JAKARTA (Reuters) - Indonesia’s plans to halt forest clearing will slow the aggressive expansion of plantation firms in the world’s top palm oil producer, leading to higher costs as firms will need acquisitions or improved yields to boost growth.
The two-year moratorium on new permits to clear natural forest from 2011 will increase land prices, pushing some to consider following industry leader Wilmar in expanding overseas to Africa or to diversify into food crops.
Indonesia is regarded as a key player in the fight to slow climate change because its tropical forests and carbon-rich peatlands trap huge amounts of carbon dioxide but its rapid deforestation rate has sparked concern among environmentalists.
Analysts said firms with a lack of land reserves such as Jakarta’s biggest listed planter PT Astra Agro Lestari risk slower profit growth and reduced market share, while smaller players such as Gozco Plantation may be forced to merge or become takeover targets.
“In the short term, the moratorium will be bad for plantation firms as plans to grow landbank will be limited, and firms with small landbanks will find it especially hard to expand,” said Kenny Suyatman, fund manager at PT Mandiri Manejemen Investasi.
The fund manages $1.9 billion in assets including stakes in London Sumatra and Sampoerna Agro.
Firms with the smallest unplanted landbanks include BW Plantations and Bakrie Sumatra, while Wilmar and Indofood Agri have the biggest Indonesian landbank.
The ban by Southeast Asia’s biggest economy follows a $1 billion climate aid deal Indonesia signed with Norway aimed at avoiding greenhouse emissions from deforestation.
Palm oil buyers Unilever and Nestle have halted supply contracts with Indonesian palm oil giant PT SMART Tbk and agribusiness giant Cargill is conducting a review following reports from Greenpeace alleging SMART destroyed carbon-rich rainforests.
Regional planters rapidly expanded in recent years as a rally in crude palm oil prices (CPO) was driven by growing demand from Asia and Europe for an oil used to make products from biscuits to biodiesel. But easy land expansion may be over.
“NGO pressures may become too intense for big cap planters to expand through new planting. The big cap planters may prefer to buy existing estates or firms,” said Ivy Ng Lee Fang, a plantation analyst at CIMB Investment Bank Berhad in Kualu Lumpur, pointing to BW and Sampoerna Agro as possible targets.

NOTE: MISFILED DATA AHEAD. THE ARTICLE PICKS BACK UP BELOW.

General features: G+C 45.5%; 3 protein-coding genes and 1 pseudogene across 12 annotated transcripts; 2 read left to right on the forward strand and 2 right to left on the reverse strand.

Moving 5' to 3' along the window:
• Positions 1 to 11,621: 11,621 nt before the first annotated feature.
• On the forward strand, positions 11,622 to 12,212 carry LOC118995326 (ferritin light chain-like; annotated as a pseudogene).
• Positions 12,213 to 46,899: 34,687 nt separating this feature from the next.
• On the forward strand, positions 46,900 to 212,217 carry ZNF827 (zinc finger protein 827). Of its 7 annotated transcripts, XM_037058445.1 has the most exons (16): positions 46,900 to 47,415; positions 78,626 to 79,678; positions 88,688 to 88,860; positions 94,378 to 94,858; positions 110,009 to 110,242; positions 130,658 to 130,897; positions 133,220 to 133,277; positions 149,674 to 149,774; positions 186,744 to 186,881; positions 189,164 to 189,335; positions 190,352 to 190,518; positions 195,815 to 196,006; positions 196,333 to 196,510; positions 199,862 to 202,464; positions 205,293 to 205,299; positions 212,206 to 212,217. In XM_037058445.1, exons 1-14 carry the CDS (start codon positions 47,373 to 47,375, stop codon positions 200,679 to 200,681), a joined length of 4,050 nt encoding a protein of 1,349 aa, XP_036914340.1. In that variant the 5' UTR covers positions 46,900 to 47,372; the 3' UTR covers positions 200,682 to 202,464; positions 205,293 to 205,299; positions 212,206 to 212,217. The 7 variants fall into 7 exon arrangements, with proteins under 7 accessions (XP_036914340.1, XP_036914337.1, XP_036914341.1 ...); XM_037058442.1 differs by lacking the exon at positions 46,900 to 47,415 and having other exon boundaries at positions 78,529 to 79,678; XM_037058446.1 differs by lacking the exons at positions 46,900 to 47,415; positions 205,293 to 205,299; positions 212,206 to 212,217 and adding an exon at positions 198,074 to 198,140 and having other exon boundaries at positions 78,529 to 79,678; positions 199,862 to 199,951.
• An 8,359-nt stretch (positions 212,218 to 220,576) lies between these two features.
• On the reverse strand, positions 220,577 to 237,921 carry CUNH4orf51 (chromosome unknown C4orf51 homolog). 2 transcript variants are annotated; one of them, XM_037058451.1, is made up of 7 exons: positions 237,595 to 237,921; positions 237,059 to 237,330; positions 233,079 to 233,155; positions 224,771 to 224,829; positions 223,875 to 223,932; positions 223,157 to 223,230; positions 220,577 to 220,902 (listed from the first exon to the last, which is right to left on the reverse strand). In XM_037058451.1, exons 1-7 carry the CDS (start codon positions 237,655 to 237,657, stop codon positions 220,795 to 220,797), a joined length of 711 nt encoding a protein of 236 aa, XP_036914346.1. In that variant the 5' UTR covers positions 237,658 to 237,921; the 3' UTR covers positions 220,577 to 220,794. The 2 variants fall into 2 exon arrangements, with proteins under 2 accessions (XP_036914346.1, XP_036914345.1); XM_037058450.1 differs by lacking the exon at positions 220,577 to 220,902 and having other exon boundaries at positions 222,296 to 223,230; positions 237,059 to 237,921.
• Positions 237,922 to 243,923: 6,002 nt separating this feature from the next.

Consolidation in the industry may be beginning. Sources told Reuters on Wednesday that Wilmar plans to buy a 20 percent stake in Indonesian firm Kencana Agri, which also has a relatively high unplanted landbank.
Gozco, which has among the largest land reserves among small caps, said that firms from Europe, Singapore, India, China plus U.S. agribusiness giant Cargill had expressed interest in taking a stake or partnering it.
The moratorium is creating a perception of land scarcity in Indonesia, said an industry source that does land acquisition deals for Southeast Asian planters.
“Planters are talking to us about either expanding west to Africa or going east to Papua New Guinea,” said the source, who declined to be identified. “The moratorium, if put in place, will see land prices rise by 30-50 percent from current levels.”
This is not good for Astra Agro, whose trees are aging — at an average of 15 years old versus an optimum fruit-bearing age of 7-18 years — meaning it needs to plant soon. Suyatman sees it losing out from the moratorium and has cut his holding.
Astra Agro expects its expansion to be restricted by the forest moratorium, with output flat this year.
Its stock has slipped 10 percent this year, underperforming a 19 percent rally in the Jakarta index, and with a price to earnings ratio of 19.4 is still seen as overvalued by many.
Land surveys that used to take a few days now take weeks, leading to higher fees, given more stringent environmental criteria, the firm said. It is now looking at expanding in neighboring Papua New Guinea instead.
If environmental concerns do restrict future supply of palm oil, investors say higher CPO prices could be a comfort for strong players, given a healthy demand outlook. Analysts in a Reuters poll saw steady CPO prices next year.
Those firms able to tap that demand through better yields may be winners.
Alfi Fadhliyah, a plantation analyst at PT Bahana Securities, picked out London Sumatra and Sampoerna Agro because of high quality seeds as a result of research and a young tree age — a combination that should boost future yields.
London Sumatra, whose CEO told Reuters the moratorium will be a “temporary shock” for the industry, has an average tree age of 11 years.
“We like London Sumatra because it could have higher yields among its peers as its trees are at a prime age for palm oil, which could help the company benefit during the moratorium period,” said Winston Sual, fund manager at the $108 million top performing Indonesian fund Panin Dana Maxima.
Additional reporting by Niluksi Koswanage; Editing by Anshuman Daga